Local hunter returns from Kentucky elk quota hunt with more than memories - photo

Gabby Davis scored nearly 700 pounds of elk in the 2020 Kentucky elk quota hunt last weekend. She was one of 594 drawn from over 90,000 applicants to receive one tag, only 150 of which were bull tags, beating out her own dad and two brothers.

When your name is drawn out of over 90,000 for one of 594 tags, there is a new kind of adrenalin rush for local drag racer Gabby Davis.

To sit waiting for her green light on the tree is her favorite part, except for claiming that winning ticket. This past weekend, she sat waiting for her green light.

Yellow.

Yellow.

Yellow.

Green.

A bull elk walked into the sights of her 7mm Remington Magnum. Without hesitation, her split-second reaction time dropped him.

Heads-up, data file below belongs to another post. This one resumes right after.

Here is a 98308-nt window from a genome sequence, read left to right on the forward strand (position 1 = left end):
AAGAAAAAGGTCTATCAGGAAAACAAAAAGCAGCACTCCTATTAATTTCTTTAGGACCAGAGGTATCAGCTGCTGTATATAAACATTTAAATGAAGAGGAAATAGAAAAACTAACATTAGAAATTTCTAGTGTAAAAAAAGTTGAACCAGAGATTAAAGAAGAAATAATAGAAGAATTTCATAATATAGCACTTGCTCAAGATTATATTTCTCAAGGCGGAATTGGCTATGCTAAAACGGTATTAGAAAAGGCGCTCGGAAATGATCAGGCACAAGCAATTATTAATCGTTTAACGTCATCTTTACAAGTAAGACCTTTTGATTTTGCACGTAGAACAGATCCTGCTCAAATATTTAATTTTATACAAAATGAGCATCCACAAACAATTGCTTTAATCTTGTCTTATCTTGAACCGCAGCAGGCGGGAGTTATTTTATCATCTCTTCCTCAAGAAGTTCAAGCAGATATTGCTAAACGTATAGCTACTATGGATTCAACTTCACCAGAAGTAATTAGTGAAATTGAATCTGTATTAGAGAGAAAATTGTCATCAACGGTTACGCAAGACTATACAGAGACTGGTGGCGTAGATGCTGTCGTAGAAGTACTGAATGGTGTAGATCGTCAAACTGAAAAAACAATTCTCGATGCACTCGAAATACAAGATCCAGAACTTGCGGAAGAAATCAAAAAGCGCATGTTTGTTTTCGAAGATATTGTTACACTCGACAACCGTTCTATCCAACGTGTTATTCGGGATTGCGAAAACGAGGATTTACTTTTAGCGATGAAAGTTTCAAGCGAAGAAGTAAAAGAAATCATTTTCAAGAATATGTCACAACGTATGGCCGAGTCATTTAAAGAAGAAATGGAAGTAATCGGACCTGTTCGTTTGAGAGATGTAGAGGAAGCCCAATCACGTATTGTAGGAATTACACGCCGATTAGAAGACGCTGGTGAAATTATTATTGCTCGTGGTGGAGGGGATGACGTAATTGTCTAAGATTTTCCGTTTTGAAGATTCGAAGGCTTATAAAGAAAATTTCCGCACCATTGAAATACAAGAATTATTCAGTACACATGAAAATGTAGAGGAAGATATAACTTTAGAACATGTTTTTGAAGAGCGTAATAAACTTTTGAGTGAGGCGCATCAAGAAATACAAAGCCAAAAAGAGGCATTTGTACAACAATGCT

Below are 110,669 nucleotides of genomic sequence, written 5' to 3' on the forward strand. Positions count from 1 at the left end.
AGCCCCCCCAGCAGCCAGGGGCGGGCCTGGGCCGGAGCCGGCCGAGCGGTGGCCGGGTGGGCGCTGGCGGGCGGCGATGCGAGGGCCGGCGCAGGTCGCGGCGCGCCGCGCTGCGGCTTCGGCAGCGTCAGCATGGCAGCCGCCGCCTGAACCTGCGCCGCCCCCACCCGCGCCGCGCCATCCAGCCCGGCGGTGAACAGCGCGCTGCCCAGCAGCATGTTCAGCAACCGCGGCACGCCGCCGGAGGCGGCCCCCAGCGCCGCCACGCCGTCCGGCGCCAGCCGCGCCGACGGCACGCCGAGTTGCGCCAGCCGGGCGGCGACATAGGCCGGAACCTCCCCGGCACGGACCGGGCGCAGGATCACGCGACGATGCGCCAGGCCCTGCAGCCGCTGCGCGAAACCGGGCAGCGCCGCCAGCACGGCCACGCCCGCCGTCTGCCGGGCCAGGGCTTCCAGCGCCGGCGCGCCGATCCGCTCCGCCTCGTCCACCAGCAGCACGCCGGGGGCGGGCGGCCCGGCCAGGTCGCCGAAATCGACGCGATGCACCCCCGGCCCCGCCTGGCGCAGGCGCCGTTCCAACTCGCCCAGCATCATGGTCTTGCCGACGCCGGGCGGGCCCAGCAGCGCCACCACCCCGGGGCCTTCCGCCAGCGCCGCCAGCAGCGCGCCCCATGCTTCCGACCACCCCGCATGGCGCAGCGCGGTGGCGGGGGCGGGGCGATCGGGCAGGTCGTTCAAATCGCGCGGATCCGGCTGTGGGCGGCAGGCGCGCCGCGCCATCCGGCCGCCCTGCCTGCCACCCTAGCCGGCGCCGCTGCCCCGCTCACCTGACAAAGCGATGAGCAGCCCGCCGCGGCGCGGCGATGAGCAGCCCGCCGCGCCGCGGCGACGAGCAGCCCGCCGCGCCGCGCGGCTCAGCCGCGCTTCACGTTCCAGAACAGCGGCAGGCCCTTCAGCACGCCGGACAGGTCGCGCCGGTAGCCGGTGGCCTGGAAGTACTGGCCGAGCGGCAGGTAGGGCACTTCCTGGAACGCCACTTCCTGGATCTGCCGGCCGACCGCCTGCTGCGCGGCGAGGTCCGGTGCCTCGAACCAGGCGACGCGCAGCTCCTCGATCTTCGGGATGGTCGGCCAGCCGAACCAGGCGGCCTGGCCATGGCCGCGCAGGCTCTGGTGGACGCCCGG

Native elk roamed the Kentucky land as late as the 1800s. They were reported few in number in the 1810s, rarely seen in the 1840s, and by the 1880s no elk remained. In the 1990s, an elk restoration program began re-introducing elk in western Kentucky in 1996 and then in eastern Kentucky in 1997. Kentucky now boasts numbers over 10,000 elk.

Eastern Kentucky spent five years growing their herd before creating a draw for hunters. The first quota hunt was held October 2001.

Davis, her dad, and her two brothers were all entered in the draw. “Lucky me got the draw,” said Davis.

Yellow light.

Applications had to be purchased by April. Her family was notified in May that in a computer-generated random drawing, her application had been selected for one of 150 bull tags.

Yellow light.

After contacting various outfitters, Davis settled on Lost Mountain Outfitters and entered the mountains to wait. “I called him out,” said Davis.

Yellow light.

“I was calm until I saw antlers stick up above the tree.”

Green light

“Got him.”